There are double standards applied in Africa. An African belief is subjected to scientific proof, otherwise it is backward or witchcraft. A biblical or foreign belief is never subjected to scientific proof. So we are told – Jesus walked on water, changed water into wine, fed millions with merely 5 loaves, etc. but we are not allowed to question these acts on the basis of science. I have no problem in believing the miracles Jesus demonstrated. However, for example, let us note that there is no scientific explanation for walking on water without sinking other than a belief in supernatural being.


Havoc is reported in enforcing religions, including Christianity for example. Would Samson who prayed until a whole building killed people where he was apprehended qualify as a witch? Or should we include biblical personalities (Moses is one) who prayed for the suffering of the Egyptians until the Jews were allowed to go back to their land.

The topic of witchcraft is indeed a can of worms, albeit an unfair one, which is selectively applied to any belief that is not Christian or non scientific. Ultimately, I think the question is unfair in perpetuating a complex that renders every happening, which neither Christianity nor science approves, as witchcraft. I.e., the question presumes a belief in Christianity and science as the only acceptable spiritual and knowledge systems.

Dr.Johnnie Muwanga-Zake

The Way Forward for Uganda


Fellow Ugandns,

I believe that all Ugandans are focused towards the 2011 elections, with much anticipation for eventual everlasting peace in our country. While many think that the change of government from the governing NRM/O to another party will bring peace to Uganda, others think that a mere change of the governing party will not bring peace.
As I contemplate the possibility of peace and stability, I am one of those who donot believe that a mere change of the governing party alone will ensure peace and stability.The entire populace is confused. Many have turned to the Church, Mosque and other places of worship as a refuge to the seemingly never-ending troubles of our Mother Land. I am told that even President Yoweri K. Museveni has become a Born – Again Christian.
By turning to God’s Congregation as a place of confort, I remembered what I saw in my childhood that turned the peoples’ mentality to a positive one, for sometime.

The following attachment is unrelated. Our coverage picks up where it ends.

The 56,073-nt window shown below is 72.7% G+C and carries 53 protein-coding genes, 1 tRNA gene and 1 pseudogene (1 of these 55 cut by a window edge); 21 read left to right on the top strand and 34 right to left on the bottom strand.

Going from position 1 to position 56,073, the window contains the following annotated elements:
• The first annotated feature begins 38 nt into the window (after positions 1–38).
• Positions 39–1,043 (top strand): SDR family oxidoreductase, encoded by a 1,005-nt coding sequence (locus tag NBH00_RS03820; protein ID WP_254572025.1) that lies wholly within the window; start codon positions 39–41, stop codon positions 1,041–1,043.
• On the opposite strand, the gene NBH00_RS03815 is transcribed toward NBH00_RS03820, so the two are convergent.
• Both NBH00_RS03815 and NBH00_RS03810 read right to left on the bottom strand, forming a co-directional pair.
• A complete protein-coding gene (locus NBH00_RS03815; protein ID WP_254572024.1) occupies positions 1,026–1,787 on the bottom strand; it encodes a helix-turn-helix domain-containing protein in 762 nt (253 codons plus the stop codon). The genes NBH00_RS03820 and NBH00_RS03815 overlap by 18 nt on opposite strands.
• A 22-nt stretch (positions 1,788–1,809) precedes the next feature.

About June, 1964 a less known organisation known as The Jehovah’ Witnesses had announced that on that particular day the World would end. In our township of Kilembe the Churches, the Mosque and other places of worship were full beyond capacity. The World was supposed to end at 14.00 Hrs. We were told that a strong wind would blow everything off the face of the earth, except the ”saved ones” and those who confessed their sins before the time of the end. Every slight wind passing by would bring tremendous fear. 14.00 Hrs came and passed. So were the subsequent hours. Shortly before midnight, my mother told us, the children to go to bed, saying that God must have changed His mind. The whole area was quiet, except the prayers that could be heard faintly from time to time. After that day, the entire community became so harmonious. Well, the harmony was short lived.Two years later, 1966 the news came that the Prime Minister of Uganda, Apollo Milton Obote had ordered the army to attack the Palace of the Kabaka of Buganda, who at the time was the President of Uganda. Since that time Uganda has experienced violence with short intervals, as the governments changed.
After many years of violence in our country, the Church, the Mosque and other places of worship have become the refuge to the millions of people, many of whom wish that the Creator would soon intervene. No wonder, the Pastors, Moalim, Sheiks and Gospel musicians are busy consoling the populace.
Let us refrain from acts of intimidation and thoughtless threats. Let us encourage dialogue among the politicians and political parties for the good of our country. The fact is that the entire country is suffering, despite the argument that some areas have suffered and continue to suffer more than others. Even those who seem happy are infact scared for their lives. Peace is lacking in the entire populace and the violence exhibited in the name of ”National Security”, is in reality an act of fear for change, in self defence.
I hear in some quarters that President Museveni has imposed himself on the people and that he wants to rule for life. In other quarters I hear that President Museveni is tired of the presidency and that he is forced into it to protect those who may face the Law for atrocities committed before and during the NRM/O administration, should he step down.
With all these arguments mentioned above, I ask the question; Will the mere change of government, from NRM/O to another party bring peace? Is there any party really capable of defeating the NRM/O in the forthcoming elections? The NRM/O continues to prove that they are invincible, come the 2011 elections. I note lack of unity in all opposition parties. It seems that the opposition is trying to form a ”Unity of Convenience”, simply to defeat the ruling party in the forthcoming elections. Have we all forgotten what happened when we united for convenience, simply to drive Idi amin and his regime out of power? The violence we have experienced since the fall of Amin, is a result of that ”Unity of Convenience”.
The best way out of our despondency I believe, is that the fund which should be used to administer the 2011 elections, be used instead to establish the Trurh and Reconciliation Commission. After the establishment of the T.R.Commission and its deliberations, Uganda will have a fresh beginning filled with hope for prosperity and harmony, for the good of our Nation. Unless we find a way to put the past behind us, Uganda will never be peaceful.
BJ. Rubin.